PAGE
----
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Effect of a Spring Hunt on Nutrient Storage by Greater Snow Geese in Southern Quebec

Matthieu Féret, Gilles Gauthier, Arnaud Béchet, Jean-François Giroux and Keith A. Hobson
The Journal of Wildlife Management
Vol. 67, No. 4 (Oct., 2003), pp. 796-807
Published by: Wiley on behalf of the Wildlife Society
DOI: 10.2307/3802687
Stable URL: http://www.jstor.org/stable/3802687
Page Count: 12
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Effect of a Spring Hunt on Nutrient Storage by Greater Snow Geese in Southern Quebec
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Abstract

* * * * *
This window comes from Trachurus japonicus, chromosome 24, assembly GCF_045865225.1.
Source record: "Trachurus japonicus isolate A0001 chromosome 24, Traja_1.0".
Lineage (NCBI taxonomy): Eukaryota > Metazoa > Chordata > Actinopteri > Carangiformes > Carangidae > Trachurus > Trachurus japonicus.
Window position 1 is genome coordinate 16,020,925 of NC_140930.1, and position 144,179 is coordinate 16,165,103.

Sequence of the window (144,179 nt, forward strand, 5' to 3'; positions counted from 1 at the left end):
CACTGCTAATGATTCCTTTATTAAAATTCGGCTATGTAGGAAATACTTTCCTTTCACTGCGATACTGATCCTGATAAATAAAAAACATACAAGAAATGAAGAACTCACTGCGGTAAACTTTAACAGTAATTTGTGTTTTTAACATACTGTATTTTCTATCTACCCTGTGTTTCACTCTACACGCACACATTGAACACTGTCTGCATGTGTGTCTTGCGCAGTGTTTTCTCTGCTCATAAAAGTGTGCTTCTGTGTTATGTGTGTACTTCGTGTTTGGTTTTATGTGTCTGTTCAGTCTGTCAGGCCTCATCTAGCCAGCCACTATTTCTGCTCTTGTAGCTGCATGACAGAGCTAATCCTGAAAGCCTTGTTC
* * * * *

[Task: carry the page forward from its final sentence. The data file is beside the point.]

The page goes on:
A spring conservation hunt (15 Apr-31 May) to control the exponential population growth of greater snow geese (Chen caerulescens atlantica) was introduced in 1999 during their staging in southern Quebec, Canada. We tested the hypothesis that disturbance by hunting negatively affected nutrient storage in spring. We compared the amount of fat and protein stored by staging geese during the hunt (1999 and 2000) to similar data obtained sporadically between 1979 and 1998 (no hunt). We collected adult females at 3 sites along the St. Lawrence River during years with (n = 235 geese) and without (n = 194) hunting. We used abdominal fat and dry breast muscle mass as corresponding indices of fat and protein reserves. The condition of geese arriving at the staging area did not differ between years with and without a hunt. Abdominal fat of geese at the end of the staging period was 29-48% lower (depending on site and year) during years with a hunt than in years without. Similarly, breast muscles of geese at the end of staging were 5-11% lighter in years with a spring hunt. Low stable-carbon isotope ratios (δ 13C) in tissues of geese collected in spring 1999 suggested that they fed less on corn, a C-4 plant and a major food source for geese, than in other years. This may have contributed to their reduced body condition that year. However, despite high δ 13C values in 2000, indicative of a high proportion of corn in the diet, nutrient storage in geese was still reduced compared to years without a hunt. We conclude that hunting was the most important factor explaining the low fat and protein storage of geese in springs of 1999 and 2000. We suggest that hunting disturbance reduced nutrient storage of geese because of decreased feeding activity and increased flying time.

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